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Art out of nothing by Misha Lyuve

Feb 10, 2011

My previous post, actually forced me into an experiment of finding art and beauty in my every day life. And my every day for the most part consists of subway rides, business offices, meetings, conference calls and quick meals. And when I am in the subway, I’m for the most part either planning something, answering emails on my blackberry or arguing with somebody in my head – pretty prosaic. But this time around I discovered the New York city subway as a well of inspiration. 

On Monday I actually allowed myself to stop and listen to a drummer on the 42 st. station. And he was really good. And let me tell you, unlike Joshua Bell, this guy wasn’t very interested in public reaction or had any expectations of how others should appreciate his talent. In fact, he was playing drums in a confident no-bullshit way as if he was doing it in his own living room for his own pleasure.   

Then I got on the train; and though I was too shy to use my camera openly, I figured out how to casually make pictures of how people sit. And I noticed that every pose, every pair of shoes had its mood and its story — tired, flirtatious, confident, studious… And seeing these moods and stories made me present to beauty. And what got captured is art out of nothing

Are you up for this kind of an experiment in your life? Share your art out of nothing.

Of art, beauty and life by Misha Lyuve

Feb 6, 2011

On Friday January 12, 2007 between 7:51 and 8:34 AM,

at the Washington DC’s The L’Enfant Plaza station

a violinist played 6 classical pieces.

As 1,097 people passed by him during the rush hour,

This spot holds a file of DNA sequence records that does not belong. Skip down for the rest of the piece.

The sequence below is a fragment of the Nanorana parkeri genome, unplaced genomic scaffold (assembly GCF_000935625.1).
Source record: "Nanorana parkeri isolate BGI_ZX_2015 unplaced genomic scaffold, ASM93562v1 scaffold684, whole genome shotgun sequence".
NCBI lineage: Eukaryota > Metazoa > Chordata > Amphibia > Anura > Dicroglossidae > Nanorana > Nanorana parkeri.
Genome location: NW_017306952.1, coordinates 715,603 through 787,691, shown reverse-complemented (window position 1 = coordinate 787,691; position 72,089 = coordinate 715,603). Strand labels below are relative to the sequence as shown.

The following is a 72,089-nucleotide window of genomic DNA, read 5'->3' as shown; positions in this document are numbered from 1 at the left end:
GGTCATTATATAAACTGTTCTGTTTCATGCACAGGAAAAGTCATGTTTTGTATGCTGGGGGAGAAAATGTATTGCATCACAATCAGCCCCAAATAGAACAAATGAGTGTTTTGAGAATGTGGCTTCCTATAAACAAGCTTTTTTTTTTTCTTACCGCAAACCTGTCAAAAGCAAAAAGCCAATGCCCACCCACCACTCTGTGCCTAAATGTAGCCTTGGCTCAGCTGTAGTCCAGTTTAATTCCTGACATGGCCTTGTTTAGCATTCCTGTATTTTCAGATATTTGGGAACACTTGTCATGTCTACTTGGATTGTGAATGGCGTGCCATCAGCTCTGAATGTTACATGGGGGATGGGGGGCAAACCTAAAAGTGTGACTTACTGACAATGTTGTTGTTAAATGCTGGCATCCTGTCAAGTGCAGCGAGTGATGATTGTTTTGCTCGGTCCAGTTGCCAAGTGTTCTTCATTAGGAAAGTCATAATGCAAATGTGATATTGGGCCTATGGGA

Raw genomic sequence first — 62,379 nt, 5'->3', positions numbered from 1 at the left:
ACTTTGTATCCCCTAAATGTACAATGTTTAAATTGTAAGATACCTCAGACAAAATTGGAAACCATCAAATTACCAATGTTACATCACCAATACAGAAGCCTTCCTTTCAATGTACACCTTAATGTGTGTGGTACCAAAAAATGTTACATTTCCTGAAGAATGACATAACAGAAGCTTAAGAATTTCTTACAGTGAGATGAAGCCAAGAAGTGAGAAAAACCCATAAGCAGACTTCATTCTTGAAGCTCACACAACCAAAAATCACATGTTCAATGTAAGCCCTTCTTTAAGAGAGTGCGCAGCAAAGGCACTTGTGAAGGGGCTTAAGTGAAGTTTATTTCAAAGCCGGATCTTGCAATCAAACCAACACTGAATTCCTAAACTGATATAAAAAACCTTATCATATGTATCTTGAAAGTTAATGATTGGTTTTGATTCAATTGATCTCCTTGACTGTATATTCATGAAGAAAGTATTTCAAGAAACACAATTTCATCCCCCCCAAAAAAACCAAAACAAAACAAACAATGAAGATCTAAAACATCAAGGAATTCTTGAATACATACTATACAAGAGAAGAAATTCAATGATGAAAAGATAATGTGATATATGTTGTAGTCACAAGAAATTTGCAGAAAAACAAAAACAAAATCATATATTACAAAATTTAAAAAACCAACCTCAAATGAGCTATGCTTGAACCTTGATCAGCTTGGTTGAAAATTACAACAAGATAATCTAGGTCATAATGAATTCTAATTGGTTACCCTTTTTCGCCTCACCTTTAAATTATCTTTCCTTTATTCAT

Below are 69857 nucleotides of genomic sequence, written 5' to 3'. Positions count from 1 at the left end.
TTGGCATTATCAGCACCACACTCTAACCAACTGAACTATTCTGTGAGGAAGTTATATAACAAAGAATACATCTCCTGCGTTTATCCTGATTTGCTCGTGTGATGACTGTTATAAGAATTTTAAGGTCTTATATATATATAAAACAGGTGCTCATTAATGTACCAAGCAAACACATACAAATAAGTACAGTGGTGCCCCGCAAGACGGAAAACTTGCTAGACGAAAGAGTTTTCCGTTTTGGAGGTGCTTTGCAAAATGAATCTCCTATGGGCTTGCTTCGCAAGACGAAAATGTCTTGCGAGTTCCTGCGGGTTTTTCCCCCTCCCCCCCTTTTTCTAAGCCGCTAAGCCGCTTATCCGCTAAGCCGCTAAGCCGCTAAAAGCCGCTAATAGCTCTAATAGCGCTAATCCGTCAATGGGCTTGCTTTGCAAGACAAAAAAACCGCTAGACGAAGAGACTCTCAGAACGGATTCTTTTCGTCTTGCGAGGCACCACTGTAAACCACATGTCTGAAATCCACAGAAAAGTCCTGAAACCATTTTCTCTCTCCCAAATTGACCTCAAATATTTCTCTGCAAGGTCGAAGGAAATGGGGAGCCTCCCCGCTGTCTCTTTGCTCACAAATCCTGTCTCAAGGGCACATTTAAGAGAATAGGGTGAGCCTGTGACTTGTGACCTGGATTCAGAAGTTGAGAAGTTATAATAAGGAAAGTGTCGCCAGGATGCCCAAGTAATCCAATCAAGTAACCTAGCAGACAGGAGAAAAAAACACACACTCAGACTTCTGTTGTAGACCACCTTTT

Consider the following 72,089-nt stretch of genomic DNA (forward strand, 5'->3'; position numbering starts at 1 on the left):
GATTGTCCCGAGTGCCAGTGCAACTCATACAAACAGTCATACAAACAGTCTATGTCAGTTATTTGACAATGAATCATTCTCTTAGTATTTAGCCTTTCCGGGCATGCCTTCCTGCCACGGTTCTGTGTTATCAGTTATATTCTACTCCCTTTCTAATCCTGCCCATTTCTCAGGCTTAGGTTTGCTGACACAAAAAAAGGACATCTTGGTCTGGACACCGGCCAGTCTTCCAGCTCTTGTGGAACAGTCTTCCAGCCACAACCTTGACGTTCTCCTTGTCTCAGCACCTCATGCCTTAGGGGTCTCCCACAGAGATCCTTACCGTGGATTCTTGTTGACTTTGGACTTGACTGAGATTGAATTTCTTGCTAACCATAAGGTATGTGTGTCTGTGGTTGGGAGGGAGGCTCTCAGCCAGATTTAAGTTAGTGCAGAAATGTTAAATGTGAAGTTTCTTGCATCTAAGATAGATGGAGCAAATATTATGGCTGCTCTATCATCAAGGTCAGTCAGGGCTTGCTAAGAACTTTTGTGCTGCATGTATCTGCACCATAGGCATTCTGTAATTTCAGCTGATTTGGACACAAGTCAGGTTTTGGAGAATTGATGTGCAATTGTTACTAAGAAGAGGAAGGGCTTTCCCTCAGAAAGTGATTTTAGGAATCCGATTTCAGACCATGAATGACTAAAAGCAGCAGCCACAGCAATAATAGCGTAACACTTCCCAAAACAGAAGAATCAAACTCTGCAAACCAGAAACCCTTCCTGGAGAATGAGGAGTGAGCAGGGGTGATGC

several stopped by to listen and at the end he grossed $32.17 in his hat.

But this wasn’t a struggling musician,

but a world renowned violinist playing

on a $3.5M Antonio Stradivari instrument,

Joshua Bell, who 3 days before had sold out Boston Symphony Hall.

(To read the full Pulitzer winning Washington Post article click here.)

 

Oh yes, we know how to enjoy art when we are visiting a museum or going to a concert. We also occasionally experience beauty when for a second we halt the tempo of our daily routine catching a glimpse of a pretty cloud or shades of a sunset. So for the most part within our life our experience of art & beauty is comprised of precisely allocated time slots and rare random and very brief moments of awakening – which would add up (making broad generalizations) to an average of at most 1 hour a week and about 0.6% of our life.

Is this all?? And obviously not because of lack of beauty in the world or opportunities in life to see art and be artistic in self-expression. It is a function of our vision. So let me just rub my eyes; art & beauty are not that far away, but right here. To see it will just take being present – keeping my eyes and ears open and slowing down that ever-lasting  voice in my head.  

photo courtesy of Vika B Studio